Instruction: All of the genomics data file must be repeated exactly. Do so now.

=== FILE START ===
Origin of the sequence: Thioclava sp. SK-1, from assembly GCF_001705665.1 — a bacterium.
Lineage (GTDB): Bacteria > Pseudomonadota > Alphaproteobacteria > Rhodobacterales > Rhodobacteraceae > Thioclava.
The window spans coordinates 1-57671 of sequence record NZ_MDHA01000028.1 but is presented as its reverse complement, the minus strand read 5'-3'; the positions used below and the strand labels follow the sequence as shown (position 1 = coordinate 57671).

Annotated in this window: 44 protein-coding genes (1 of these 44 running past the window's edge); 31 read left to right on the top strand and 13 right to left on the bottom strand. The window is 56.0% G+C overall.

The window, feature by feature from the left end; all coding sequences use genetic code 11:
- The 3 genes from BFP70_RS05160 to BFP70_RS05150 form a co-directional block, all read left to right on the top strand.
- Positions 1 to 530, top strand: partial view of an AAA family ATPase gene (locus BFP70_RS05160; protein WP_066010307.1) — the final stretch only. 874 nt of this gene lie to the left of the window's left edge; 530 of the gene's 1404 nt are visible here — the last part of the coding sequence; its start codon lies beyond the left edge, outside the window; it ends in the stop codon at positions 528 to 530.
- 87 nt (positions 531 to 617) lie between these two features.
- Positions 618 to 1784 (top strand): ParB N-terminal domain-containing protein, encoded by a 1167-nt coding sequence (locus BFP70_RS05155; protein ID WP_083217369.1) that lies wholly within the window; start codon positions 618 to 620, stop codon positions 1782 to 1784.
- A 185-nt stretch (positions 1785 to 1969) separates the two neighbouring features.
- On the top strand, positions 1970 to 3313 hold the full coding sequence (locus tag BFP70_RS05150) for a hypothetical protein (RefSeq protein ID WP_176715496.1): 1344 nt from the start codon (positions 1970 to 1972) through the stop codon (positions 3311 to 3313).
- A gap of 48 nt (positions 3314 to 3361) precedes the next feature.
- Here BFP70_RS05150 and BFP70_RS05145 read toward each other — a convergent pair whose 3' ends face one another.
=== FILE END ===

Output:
Origin of the sequence: Thioclava sp. SK-1, from assembly GCF_001705665.1 — a bacterium.
Lineage (GTDB): Bacteria > Pseudomonadota > Alphaproteobacteria > Rhodobacterales > Rhodobacteraceae > Thioclava.
The window spans coordinates 1-57671 of sequence record NZ_MDHA01000028.1 but is presented as its reverse complement, the minus strand read 5'-3'; the positions used below and the strand labels follow the sequence as shown (position 1 = coordinate 57671).

Annotated in this window: 44 protein-coding genes (1 of these 44 running past the window's edge); 31 read left to right on the top strand and 13 right to left on the bottom strand. The window is 56.0% G+C overall.

The window, feature by feature from the left end; all coding sequences use genetic code 11:
- The 3 genes from BFP70_RS05160 to BFP70_RS05150 form a co-directional block, all read left to right on the top strand.
- Positions 1 to 530, top strand: partial view of an AAA family ATPase gene (locus BFP70_RS05160; protein WP_066010307.1) — the final stretch only. 874 nt of this gene lie to the left of the window's left edge; 530 of the gene's 1404 nt are visible here — the last part of the coding sequence; its start codon lies beyond the left edge, outside the window; it ends in the stop codon at positions 528 to 530.
- 87 nt (positions 531 to 617) lie between these two features.
- Positions 618 to 1784 (top strand): ParB N-terminal domain-containing protein, encoded by a 1167-nt coding sequence (locus BFP70_RS05155; protein ID WP_083217369.1) that lies wholly within the window; start codon positions 618 to 620, stop codon positions 1782 to 1784.
- A 185-nt stretch (positions 1785 to 1969) separates the two neighbouring features.
- On the top strand, positions 1970 to 3313 hold the full coding sequence (locus tag BFP70_RS05150) for a hypothetical protein (RefSeq protein ID WP_176715496.1): 1344 nt from the start codon (positions 1970 to 1972) through the stop codon (positions 3311 to 3313).
- A gap of 48 nt (positions 3314 to 3361) precedes the next feature.
- Here BFP70_RS05150 and BFP70_RS05145 read toward each other — a convergent pair whose 3' ends face one another.